A Garment Originally Made for Astronauts is Saving the Lives of New Mothers in Developing Countries

by Ananya Bhattacharya
Editorial Fellow, Quartz, December 19, 2016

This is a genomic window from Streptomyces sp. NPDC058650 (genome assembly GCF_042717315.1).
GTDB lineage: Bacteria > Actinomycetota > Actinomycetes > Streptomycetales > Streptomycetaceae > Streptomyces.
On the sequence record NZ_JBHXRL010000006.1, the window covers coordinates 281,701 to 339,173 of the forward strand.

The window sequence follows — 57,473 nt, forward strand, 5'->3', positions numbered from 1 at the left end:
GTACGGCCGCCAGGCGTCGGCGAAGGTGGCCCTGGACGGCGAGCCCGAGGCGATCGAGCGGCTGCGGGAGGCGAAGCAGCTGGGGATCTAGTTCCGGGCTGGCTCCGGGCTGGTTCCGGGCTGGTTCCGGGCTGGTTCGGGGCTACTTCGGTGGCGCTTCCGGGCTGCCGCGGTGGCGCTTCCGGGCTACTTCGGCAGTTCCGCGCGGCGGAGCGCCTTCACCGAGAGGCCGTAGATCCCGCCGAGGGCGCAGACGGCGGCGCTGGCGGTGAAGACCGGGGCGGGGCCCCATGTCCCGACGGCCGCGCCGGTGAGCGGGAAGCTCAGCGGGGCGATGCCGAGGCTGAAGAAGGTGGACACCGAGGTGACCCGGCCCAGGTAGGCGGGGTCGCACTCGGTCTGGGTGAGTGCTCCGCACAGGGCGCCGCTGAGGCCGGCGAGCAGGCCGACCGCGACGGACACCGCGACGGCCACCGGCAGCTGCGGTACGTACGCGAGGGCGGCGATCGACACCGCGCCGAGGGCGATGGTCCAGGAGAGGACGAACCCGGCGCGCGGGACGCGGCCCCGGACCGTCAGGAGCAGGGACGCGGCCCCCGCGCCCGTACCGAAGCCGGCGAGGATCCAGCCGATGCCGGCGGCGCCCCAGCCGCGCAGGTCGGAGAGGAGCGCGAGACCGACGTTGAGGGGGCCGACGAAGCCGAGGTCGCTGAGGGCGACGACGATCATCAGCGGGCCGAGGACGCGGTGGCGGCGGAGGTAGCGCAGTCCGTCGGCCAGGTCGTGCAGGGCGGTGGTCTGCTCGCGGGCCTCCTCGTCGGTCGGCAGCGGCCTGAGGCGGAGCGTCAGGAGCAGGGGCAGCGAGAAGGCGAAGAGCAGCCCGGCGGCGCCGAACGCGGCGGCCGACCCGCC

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While doctors at Stanford University Hospital gave a woman who had given birth to a healthy baby, but who kept hemorrhaging dangerous amounts of blood, a blood transfusion, engineers at the space agency brainstormed solutions to stop the bleeding. They decided to try an anti-gravity suit – typically used to keep astronauts from blacking out during extreme acceleration by squeezing the arms and legs to push blood back towards the head – to apply external pressure to the woman’s lower body and drive blood upward. It was a success, and the woman’s life was saved. The wetsuit-like contraption, which has since been christened LifeWrap, is made of a synthetic rubber called neoprene and uses Velcro fastenings to alter the pressure applied. The anti-shock garment is a first-aid measure: Strapping on LifeWrap soon after giving birth can help contain or at least slow down excess bleeding.

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